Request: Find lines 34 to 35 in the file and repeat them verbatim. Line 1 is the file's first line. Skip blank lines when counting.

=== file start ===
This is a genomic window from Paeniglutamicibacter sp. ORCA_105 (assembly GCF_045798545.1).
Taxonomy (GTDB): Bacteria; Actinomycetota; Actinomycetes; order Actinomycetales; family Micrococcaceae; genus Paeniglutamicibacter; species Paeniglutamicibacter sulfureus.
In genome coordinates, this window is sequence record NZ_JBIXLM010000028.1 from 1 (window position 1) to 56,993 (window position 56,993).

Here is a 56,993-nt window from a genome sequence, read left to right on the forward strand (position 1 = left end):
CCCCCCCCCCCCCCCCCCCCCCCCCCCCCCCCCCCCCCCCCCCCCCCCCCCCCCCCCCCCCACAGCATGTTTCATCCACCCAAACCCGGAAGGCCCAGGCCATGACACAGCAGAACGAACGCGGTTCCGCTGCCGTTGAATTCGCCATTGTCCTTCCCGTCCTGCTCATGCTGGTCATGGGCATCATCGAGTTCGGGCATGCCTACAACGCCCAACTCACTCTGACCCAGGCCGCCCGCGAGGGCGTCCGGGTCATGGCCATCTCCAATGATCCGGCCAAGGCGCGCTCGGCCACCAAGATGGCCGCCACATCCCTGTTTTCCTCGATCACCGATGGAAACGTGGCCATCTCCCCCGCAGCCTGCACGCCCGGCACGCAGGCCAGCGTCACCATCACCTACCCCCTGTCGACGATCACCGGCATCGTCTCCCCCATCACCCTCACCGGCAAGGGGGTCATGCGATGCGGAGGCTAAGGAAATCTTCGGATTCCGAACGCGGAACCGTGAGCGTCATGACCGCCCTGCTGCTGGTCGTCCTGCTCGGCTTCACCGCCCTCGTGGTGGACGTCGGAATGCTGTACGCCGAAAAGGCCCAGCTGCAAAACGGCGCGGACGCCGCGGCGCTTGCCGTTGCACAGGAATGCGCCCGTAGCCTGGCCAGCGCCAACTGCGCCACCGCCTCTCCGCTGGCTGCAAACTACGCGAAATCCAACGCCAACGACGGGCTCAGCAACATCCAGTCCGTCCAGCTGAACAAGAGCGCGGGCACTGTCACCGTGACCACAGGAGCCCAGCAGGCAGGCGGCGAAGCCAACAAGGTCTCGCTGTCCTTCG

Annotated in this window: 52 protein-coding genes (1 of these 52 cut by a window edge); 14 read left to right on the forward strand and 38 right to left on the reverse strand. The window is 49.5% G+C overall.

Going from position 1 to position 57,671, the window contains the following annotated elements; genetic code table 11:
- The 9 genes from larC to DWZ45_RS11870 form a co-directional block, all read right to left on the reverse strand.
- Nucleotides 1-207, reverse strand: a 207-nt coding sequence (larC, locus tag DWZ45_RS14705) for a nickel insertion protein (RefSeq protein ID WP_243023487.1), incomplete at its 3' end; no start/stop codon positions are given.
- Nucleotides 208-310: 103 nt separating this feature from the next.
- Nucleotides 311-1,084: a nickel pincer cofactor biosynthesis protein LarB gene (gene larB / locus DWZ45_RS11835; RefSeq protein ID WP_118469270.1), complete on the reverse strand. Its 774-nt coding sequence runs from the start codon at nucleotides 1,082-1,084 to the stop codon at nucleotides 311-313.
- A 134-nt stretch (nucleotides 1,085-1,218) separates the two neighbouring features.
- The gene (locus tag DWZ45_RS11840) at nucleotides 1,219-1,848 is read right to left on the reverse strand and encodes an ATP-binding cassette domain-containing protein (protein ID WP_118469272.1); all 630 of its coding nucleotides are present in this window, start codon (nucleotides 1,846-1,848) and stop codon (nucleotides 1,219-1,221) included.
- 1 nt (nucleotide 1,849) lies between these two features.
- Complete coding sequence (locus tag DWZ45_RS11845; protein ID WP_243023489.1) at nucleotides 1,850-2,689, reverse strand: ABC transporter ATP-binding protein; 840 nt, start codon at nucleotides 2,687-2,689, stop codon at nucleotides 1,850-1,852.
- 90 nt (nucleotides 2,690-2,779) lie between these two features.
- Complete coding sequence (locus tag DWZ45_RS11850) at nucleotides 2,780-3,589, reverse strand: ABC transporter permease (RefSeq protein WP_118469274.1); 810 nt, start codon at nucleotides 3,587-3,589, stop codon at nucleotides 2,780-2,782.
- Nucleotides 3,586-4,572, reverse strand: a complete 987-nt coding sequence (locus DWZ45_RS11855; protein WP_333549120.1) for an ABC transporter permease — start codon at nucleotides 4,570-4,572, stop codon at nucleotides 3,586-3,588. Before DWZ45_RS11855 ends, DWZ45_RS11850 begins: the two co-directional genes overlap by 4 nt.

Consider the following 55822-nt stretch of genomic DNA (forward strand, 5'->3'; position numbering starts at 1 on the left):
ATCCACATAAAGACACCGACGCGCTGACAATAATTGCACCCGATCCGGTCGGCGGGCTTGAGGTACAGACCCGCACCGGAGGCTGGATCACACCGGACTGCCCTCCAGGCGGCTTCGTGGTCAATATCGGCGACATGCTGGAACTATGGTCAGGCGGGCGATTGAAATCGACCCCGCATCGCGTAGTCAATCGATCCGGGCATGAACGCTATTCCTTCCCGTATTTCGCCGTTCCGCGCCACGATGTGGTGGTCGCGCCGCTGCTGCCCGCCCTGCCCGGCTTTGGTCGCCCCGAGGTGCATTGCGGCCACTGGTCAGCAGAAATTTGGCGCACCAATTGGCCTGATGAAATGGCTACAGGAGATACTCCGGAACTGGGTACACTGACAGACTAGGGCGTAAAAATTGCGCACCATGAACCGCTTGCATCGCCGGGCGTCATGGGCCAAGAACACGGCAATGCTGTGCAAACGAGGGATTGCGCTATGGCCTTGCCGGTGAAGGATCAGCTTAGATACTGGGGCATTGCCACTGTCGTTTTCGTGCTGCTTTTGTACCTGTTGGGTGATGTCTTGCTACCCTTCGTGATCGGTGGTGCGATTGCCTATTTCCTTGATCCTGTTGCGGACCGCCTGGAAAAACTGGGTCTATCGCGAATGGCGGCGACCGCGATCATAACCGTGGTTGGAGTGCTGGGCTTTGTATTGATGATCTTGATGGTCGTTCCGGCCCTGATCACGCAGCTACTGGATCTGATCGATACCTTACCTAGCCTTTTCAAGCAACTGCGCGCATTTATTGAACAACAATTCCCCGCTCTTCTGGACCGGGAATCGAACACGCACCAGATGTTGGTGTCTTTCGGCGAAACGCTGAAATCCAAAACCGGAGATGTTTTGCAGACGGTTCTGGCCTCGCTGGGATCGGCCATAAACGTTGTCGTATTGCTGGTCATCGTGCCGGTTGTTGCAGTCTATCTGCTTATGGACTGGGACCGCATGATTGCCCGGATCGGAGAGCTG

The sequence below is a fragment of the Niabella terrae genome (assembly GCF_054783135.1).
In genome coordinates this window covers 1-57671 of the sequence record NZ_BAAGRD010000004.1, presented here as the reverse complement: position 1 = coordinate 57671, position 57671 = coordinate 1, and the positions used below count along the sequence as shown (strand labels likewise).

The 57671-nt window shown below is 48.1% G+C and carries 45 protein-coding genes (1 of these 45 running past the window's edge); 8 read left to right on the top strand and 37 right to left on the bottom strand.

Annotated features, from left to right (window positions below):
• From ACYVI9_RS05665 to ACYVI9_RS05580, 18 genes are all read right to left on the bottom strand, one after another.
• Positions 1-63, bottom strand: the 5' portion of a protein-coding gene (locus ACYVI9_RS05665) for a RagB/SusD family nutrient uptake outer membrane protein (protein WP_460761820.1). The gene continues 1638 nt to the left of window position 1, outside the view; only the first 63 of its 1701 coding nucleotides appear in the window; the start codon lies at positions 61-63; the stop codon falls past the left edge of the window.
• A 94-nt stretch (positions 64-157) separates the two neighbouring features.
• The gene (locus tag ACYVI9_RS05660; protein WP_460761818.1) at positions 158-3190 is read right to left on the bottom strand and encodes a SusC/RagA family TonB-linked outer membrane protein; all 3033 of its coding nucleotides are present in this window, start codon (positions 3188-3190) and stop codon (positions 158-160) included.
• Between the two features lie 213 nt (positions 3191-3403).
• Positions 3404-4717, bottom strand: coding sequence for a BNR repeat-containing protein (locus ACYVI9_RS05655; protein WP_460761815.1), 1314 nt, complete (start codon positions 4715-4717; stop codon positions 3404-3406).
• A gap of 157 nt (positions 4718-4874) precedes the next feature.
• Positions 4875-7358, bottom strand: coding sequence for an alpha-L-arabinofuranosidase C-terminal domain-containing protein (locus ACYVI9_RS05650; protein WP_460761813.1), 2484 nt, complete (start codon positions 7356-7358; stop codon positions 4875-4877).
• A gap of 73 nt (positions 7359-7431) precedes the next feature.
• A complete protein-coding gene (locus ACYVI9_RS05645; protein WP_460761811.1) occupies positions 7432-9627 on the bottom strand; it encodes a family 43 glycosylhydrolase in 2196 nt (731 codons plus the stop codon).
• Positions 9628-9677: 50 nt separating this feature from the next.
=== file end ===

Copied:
• A complete protein-coding gene (locus ACYVI9_RS05645; protein WP_460761811.1) occupies positions 7432-9627 on the bottom strand; it encodes a family 43 glycosylhydrolase in 2196 nt (731 codons plus the stop codon).
• Positions 9628-9677: 50 nt separating this feature from the next.